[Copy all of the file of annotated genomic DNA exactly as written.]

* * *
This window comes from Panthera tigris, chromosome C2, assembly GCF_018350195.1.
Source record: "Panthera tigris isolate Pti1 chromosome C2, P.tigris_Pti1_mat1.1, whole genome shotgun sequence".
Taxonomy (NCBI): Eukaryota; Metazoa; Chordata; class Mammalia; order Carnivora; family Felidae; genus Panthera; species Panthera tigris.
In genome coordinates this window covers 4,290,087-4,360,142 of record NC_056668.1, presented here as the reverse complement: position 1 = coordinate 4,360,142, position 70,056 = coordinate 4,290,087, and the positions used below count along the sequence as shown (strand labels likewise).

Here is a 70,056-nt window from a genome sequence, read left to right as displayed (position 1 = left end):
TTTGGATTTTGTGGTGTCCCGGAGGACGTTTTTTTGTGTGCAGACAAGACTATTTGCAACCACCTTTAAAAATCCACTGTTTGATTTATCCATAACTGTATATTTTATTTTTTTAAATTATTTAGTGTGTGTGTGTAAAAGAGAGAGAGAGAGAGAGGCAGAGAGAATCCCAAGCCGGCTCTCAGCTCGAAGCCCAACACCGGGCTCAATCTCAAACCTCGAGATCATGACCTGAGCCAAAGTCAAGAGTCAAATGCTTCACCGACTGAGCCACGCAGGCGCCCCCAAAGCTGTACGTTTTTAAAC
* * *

This window comes from Panthera tigris, chromosome C2, assembly GCF_018350195.1.
Source record: "Panthera tigris isolate Pti1 chromosome C2, P.tigris_Pti1_mat1.1, whole genome shotgun sequence".
Taxonomy (NCBI): Eukaryota; Metazoa; Chordata; class Mammalia; order Carnivora; family Felidae; genus Panthera; species Panthera tigris.
In genome coordinates this window covers 4,290,087-4,360,142 of record NC_056668.1, presented here as the reverse complement: position 1 = coordinate 4,360,142, position 70,056 = coordinate 4,290,087, and the positions used below count along the sequence as shown (strand labels likewise).

Here is a 70,056-nt window from a genome sequence, read left to right as displayed (position 1 = left end):
TTTGGATTTTGTGGTGTCCCGGAGGACGTTTTTTTGTGTGCAGACAAGACTATTTGCAACCACCTTTAAAAATCCACTGTTTGATTTATCCATAACTGTATATTTTATTTTTTTAAATTATTTAGTGTGTGTGTGTAAAAGAGAGAGAGAGAGAGAGGCAGAGAGAATCCCAAGCCGGCTCTCAGCTCGAAGCCCAACACCGGGCTCAATCTCAAACCTCGAGATCATGACCTGAGCCAAAGTCAAGAGTCAAATGCTTCACCGACTGAGCCACGCAGGCGCCCCCAAAGCTGTACGTTTTTAAAC